Scientists studying each of these diseases have determined that they came to humans from animals. HIV originated in chimpanzees. MERS came from camels. SARS originated from bats and civet cats. We can trace COVID-19 to bats and soldierfish. The massive concern about the current coronavirus is that there are far more humans to contract and spread the virus than at any time in the past. Also, we are more concentrated in cities, are more mobile, and have close interaction regularly with animals. In the past 50 years, more than 300 pathogens have emerged. With the use of more animals as pets and as food, there is an increase in the diseases they bring to humans.
From a historical standpoint, the biblical injunctions about hygiene and animal husbandry avoided much of the viral disease problem. The identification of clean and unclean animals reduced human interaction with animals that carry disease. The elaborate rituals of washing and handling animals used as food not only had an aesthetic appeal but reduced the opportunities for disease transmission. The acts of quarantine for anyone showing symptoms eliminated the spreading of disease from one person to another. Pandemics in an isolated farming population was not likely.
As the human population increased, and cities became population centers, the incidence rate of viral diseases increased. Advancing science and technology gave brought the ability to control some diseases. Selfishness, greed, carelessness, and poor hygiene provide easy ways for viruses to spread. Instead of following God’s rules for cleanliness and the preparation of food, humans have employed destructive methods. This is especially true in cultures that have no connection to God’s instructions. It is no accident that the coronavirus for COVID-19 originated in China and in a food market there where food handling and animal managing is limited. It is also no accident that many of the viruses that have decimated human populations were spread because of sexual practices that ignore God’s instructions for sexual relationships.
Television, books, movies, and pop psychology have all tried to offer alternatives to the biblical concept of the family. From Genesis 2:24 on, the Bible gives instructions to build what modern social scientists now call “the nuclear family.” Scientists define a nuclear family as “a unit headed by two loving, married parents.” In today’s society, more nuclear families are needed.
In the first two centuries of America’s existence, people were embedded in a group that included aunts, uncles, cousins, siblings, and grandparents. That meant there were always people available to care for a child or a senior who needed help. With the movement to the cities and the emphasis on self-fulfillment and individuality, the nuclear family has disintegrated. Parents now pay people to perform child-rearing tasks. Kids find themselves in single-parent homes, which leave them alone a vast percentage of the time. Seniors are often isolated because their children have moved away.
Research shows that the collapse of the nuclear family has produced terrible consequences. In 1960, 77.5% of children lived in nuclear families. Today that figure is 48%. The rise of suicide, depression, and income inequality can be linked to family disintegration. Robert Samuelson writing in the Washington Post said that we can’t go back to the way things used to be because of “geographic mobility, the need and desire of women to work, or high divorce rates.” Despite the challenges, nuclear families are needed to create a healthy society.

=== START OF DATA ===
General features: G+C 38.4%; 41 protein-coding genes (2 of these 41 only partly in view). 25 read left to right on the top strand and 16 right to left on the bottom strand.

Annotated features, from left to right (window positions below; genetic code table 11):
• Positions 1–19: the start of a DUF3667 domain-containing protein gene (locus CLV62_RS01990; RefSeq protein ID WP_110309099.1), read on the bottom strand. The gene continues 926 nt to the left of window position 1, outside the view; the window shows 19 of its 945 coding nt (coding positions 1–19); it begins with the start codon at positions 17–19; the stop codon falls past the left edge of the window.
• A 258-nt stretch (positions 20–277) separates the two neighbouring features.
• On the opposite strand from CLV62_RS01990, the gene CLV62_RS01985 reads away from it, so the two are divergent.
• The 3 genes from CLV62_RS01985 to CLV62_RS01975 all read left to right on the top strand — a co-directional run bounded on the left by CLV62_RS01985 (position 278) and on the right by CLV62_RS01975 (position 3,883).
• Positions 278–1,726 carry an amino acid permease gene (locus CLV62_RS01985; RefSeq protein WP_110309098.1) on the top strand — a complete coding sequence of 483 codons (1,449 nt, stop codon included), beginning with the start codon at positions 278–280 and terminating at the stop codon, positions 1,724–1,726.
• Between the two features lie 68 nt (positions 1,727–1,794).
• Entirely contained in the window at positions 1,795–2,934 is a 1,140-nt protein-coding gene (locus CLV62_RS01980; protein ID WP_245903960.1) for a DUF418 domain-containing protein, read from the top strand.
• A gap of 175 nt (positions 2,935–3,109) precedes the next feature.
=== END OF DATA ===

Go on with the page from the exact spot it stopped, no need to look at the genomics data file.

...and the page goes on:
We live in a time in which many people who wear the name “Christian” are being killed. Various groups who keep track of Christian martyr data have wildly different counts of how many have died for their faith.
The Center for the Study of Global Christianity says that 90,000 Christians were martyred in 2019. The International Society for Human Rights says that 10,000 were martyred. Open Doors puts the number at 4,305. The problem here is that the definition of a “martyr” is not the same for everyone.
The Nazis killed Dietrich Bonhoeffer in World War II because he was involved in a plot to assassinate Adolph Hitler. His Christian faith was the reason he became involved in the plot. Does that make him a martyr? Christians were killed in civil wars in the Democratic Republic of the Congo and South Sudan. Should they be classified as martyrs? There is a monument in Bicknell Park in Montebello, California, in memory of one of the worst genocides of the 20th century. Between 1915 and 1921, the Turkish government killed 1,500,000 Armenian Christians. Does that make all of them martyrs?
Martyrs have always been held up as examples of faithfulness. In today’s world, there are many countries where converting to Christianity is a sure way to be executed. The early Roman persecution of Christians is undeniable and uncontested. Determining Christian martyr data in our modern world varies by how we define “martyr.”
Those of us who live in the United States should be thankful that, so far, we don’t have to be worried about being singled out or killed by the government because of our worship. That may change, but we should thank God for the freedom Christians enjoy now in the U.S. and other countries.